Esther Obonyo calls herself a Nairobi girl. The former interim director of Penn State’s Humanitarian Engineering and Social Entrepreneurship (HESE) program and Penn State’s Inaugural Global Faculty Fellow is relatively new to Penn State but has long research ties to Africa and particularly to Nairobi, Kenya, where she was raised and where she earned her initial degree, in building economics (Quantity Surveying). Following graduation from University of Nairobi, Obonyo worked for an American construction company in Kenya before moving to England to further her education. She earned a Masters in architecture and a Ph.D. in civil and building engineering. She then went to work in the private sector in the innovation department of a large multinational construction firm. She is an associate professor of engineering design and architectural engineering. Prior to that she was at the University of Florida.
This combination of training and work experience has given her a rather rare perspective on what is needed to overcome barriers to solving the large-scale building deficit in African countries.
“The big problem, in my opinion, is that the pathway to scale has still not been identified,” Obonyo says. “Nobody has said ‘Here is the solution, and we can repeat it at the scale of say, 100,000 or a million.’”
Because her training and professional experience straddle the architectural design and the building engineering divide, she can bring an analytical perspective to a design challenge. In addition, experience working in collaboration with local business and governmental organizations makes the financial and regulatory aspects of introducing new building materials more tractable.
Since 2008, Obonyo has been doing research in sustainable structural materials for building applications in both Kenya and Tanzania.
“Whenever I come to Kenya, I have the same question in my mind. A lot of people have done research on affordable building technology and building materials, but none of it seems to have had an impact,” she says. “We can just say we are not going to solve this, or we can go ahead and try looking at it from another perspective.”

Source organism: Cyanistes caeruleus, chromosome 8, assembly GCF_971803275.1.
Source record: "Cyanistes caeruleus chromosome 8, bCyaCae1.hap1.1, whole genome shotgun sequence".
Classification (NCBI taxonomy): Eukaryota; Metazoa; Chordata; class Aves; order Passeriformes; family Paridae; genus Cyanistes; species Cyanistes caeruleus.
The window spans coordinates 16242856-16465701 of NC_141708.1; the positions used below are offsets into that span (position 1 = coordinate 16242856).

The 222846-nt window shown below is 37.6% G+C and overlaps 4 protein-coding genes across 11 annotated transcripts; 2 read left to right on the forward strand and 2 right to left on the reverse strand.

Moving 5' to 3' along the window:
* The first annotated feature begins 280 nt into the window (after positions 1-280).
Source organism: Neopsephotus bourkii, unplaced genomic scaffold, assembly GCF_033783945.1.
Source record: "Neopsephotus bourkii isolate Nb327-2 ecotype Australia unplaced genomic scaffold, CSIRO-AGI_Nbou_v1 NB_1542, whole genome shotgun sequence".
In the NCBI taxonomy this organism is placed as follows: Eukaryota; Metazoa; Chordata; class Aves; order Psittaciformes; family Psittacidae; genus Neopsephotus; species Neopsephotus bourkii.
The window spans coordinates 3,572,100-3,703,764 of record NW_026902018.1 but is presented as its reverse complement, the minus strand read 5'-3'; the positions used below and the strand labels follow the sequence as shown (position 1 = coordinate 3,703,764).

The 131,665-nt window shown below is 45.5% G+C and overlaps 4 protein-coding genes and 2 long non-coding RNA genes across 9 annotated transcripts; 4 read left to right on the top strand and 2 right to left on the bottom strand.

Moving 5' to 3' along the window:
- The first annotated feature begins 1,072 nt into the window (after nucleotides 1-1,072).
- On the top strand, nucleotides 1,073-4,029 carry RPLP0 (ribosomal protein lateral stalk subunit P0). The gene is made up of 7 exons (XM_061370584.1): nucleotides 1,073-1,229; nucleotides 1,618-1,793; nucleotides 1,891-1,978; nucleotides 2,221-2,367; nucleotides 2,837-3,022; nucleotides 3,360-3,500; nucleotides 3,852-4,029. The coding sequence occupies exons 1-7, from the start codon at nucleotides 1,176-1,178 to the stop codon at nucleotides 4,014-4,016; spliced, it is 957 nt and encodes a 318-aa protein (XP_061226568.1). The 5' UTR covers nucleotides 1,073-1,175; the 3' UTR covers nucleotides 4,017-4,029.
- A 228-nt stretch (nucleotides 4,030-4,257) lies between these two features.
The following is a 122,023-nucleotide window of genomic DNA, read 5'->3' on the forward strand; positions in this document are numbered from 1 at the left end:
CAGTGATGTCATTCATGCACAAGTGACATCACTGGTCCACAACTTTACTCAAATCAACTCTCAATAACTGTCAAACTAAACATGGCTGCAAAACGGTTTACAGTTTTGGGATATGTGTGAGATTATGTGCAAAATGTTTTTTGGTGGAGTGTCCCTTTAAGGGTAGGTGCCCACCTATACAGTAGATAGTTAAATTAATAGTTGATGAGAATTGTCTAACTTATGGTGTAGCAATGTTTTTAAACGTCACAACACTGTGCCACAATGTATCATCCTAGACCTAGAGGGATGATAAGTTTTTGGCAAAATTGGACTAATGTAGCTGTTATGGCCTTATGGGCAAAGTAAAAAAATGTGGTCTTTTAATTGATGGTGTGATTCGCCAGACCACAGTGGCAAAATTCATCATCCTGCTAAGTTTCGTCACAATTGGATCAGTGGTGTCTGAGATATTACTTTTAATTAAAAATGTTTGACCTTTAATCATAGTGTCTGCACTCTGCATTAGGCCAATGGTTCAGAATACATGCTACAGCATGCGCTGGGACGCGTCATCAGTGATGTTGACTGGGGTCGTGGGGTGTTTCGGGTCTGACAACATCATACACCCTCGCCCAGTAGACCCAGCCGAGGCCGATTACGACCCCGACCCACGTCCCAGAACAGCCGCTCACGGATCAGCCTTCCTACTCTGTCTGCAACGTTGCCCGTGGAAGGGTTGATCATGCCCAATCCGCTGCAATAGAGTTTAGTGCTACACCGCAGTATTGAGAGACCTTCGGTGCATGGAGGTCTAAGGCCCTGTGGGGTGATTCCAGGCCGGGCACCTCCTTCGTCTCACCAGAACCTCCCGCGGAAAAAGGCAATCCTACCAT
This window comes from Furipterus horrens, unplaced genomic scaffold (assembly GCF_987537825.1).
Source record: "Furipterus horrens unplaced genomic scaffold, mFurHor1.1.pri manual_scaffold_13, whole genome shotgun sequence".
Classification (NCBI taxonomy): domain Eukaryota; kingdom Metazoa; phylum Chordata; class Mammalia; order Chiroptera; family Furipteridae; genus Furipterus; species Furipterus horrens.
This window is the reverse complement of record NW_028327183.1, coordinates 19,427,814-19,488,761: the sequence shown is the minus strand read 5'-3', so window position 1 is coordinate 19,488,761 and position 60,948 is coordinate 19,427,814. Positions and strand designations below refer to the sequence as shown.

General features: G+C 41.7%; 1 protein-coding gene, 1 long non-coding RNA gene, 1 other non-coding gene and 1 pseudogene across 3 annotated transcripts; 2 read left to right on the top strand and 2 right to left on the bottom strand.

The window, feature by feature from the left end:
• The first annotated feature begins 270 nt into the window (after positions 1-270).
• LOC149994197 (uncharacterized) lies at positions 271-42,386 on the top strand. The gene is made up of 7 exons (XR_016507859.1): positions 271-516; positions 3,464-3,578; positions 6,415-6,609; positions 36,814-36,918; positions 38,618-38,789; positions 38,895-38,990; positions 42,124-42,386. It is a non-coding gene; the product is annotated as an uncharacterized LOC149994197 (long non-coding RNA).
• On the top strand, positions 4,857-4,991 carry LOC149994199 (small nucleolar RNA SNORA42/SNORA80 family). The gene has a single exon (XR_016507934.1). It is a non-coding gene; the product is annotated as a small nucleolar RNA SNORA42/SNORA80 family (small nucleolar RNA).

A big issue, according to the local professionals she has met in Nairobi, was the requirement that nonconventional materials comply with building codes. That provided an opportunity for Obonyo and her colleagues, because questions of strength and durability can be tested.
“The construction industry has a problem incorporating new materials because we can’t demonstrate compliance with the existing provisions of building code that were written with time-tested materials such as concrete,” she says. “That’s something we can investigate through a basic science approach.”
There is some empirical data demonstrating that if the unconventional material, primarily soil, is designed properly and scientific measurements are made to inform the inclusion of binders and other additives, they can be used to make affordable building materials that can perform up to code. Nevertheless, they are seeing some mixed results, some of which could be attributed to process-related factors.
For example, most tests in the field are based on rules of thumb that have been in use for a hundred years. One rule that has a scientific basis is not to use the top layer of soil because the surface layer is high in organic material. The testing method typically used for quality control is to put the soil in water in a bottle, shake it, and see how the various particles break down. Such tests work fine for understanding from a big picture perspective if the clay/ sand content is adequate. This test will not provide the sort of information that is necessary to make a decision on whether to use cement and/or lime as a binder. Some of the reported variations in the performance of the non-conventional materials can be attributed to the lack of soil-DNA type of information.
“There are people making low cost houses with non-conventional materials like these, and it works just fine for meeting the needs of, say, 250 to 500 people,” she says. “But these processes cannot be easily translated into sustainable housing solutions at scale. If we are going to produce the amount of brick we need to reduce the current housing deficit, then we need cross-disciplinary thinking.”